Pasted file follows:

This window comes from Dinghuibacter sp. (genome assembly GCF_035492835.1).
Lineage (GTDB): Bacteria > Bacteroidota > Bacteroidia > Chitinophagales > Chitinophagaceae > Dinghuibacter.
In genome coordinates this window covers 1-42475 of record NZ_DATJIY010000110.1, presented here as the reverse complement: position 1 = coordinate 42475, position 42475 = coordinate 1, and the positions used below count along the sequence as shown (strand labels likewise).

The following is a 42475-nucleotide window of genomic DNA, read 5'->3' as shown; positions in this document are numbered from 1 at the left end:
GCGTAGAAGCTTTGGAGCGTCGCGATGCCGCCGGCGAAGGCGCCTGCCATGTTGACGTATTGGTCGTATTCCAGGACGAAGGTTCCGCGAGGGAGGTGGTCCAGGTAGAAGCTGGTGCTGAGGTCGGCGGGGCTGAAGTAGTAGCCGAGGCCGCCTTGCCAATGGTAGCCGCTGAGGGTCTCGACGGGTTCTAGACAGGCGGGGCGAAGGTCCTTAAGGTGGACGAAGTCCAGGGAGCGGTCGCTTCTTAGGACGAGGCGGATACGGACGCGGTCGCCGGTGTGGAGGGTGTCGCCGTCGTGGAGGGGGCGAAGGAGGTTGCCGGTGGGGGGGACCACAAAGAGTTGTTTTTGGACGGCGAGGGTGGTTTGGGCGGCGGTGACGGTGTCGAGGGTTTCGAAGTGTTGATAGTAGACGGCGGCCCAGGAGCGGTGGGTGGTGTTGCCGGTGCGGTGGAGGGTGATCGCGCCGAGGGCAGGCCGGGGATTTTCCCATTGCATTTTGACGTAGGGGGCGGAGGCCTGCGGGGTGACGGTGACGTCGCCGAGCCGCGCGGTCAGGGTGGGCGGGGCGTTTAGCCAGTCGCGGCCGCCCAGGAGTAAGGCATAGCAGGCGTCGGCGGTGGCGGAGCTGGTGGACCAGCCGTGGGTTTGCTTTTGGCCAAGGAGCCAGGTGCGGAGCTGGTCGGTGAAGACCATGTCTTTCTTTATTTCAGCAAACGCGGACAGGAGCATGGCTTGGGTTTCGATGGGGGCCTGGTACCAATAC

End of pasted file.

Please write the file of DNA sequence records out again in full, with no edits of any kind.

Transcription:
This window comes from Dinghuibacter sp. (genome assembly GCF_035492835.1).
Lineage (GTDB): Bacteria > Bacteroidota > Bacteroidia > Chitinophagales > Chitinophagaceae > Dinghuibacter.
In genome coordinates this window covers 1-42475 of record NZ_DATJIY010000110.1, presented here as the reverse complement: position 1 = coordinate 42475, position 42475 = coordinate 1, and the positions used below count along the sequence as shown (strand labels likewise).

The following is a 42475-nucleotide window of genomic DNA, read 5'->3' as shown; positions in this document are numbered from 1 at the left end:
GCGTAGAAGCTTTGGAGCGTCGCGATGCCGCCGGCGAAGGCGCCTGCCATGTTGACGTATTGGTCGTATTCCAGGACGAAGGTTCCGCGAGGGAGGTGGTCCAGGTAGAAGCTGGTGCTGAGGTCGGCGGGGCTGAAGTAGTAGCCGAGGCCGCCTTGCCAATGGTAGCCGCTGAGGGTCTCGACGGGTTCTAGACAGGCGGGGCGAAGGTCCTTAAGGTGGACGAAGTCCAGGGAGCGGTCGCTTCTTAGGACGAGGCGGATACGGACGCGGTCGCCGGTGTGGAGGGTGTCGCCGTCGTGGAGGGGGCGAAGGAGGTTGCCGGTGGGGGGGACCACAAAGAGTTGTTTTTGGACGGCGAGGGTGGTTTGGGCGGCGGTGACGGTGTCGAGGGTTTCGAAGTGTTGATAGTAGACGGCGGCCCAGGAGCGGTGGGTGGTGTTGCCGGTGCGGTGGAGGGTGATCGCGCCGAGGGCAGGCCGGGGATTTTCCCATTGCATTTTGACGTAGGGGGCGGAGGCCTGCGGGGTGACGGTGACGTCGCCGAGCCGCGCGGTCAGGGTGGGCGGGGCGTTTAGCCAGTCGCGGCCGCCCAGGAGTAAGGCATAGCAGGCGTCGGCGGTGGCGGAGCTGGTGGACCAGCCGTGGGTTTGCTTTTGGCCAAGGAGCCAGGTGCGGAGCTGGTCGGTGAAGACCATGTCTTTCTTTATTTCAGCAAACGCGGACAGGAGCATGGCTTGGGTTTCGATGGGGGCCTGGTACCAATAC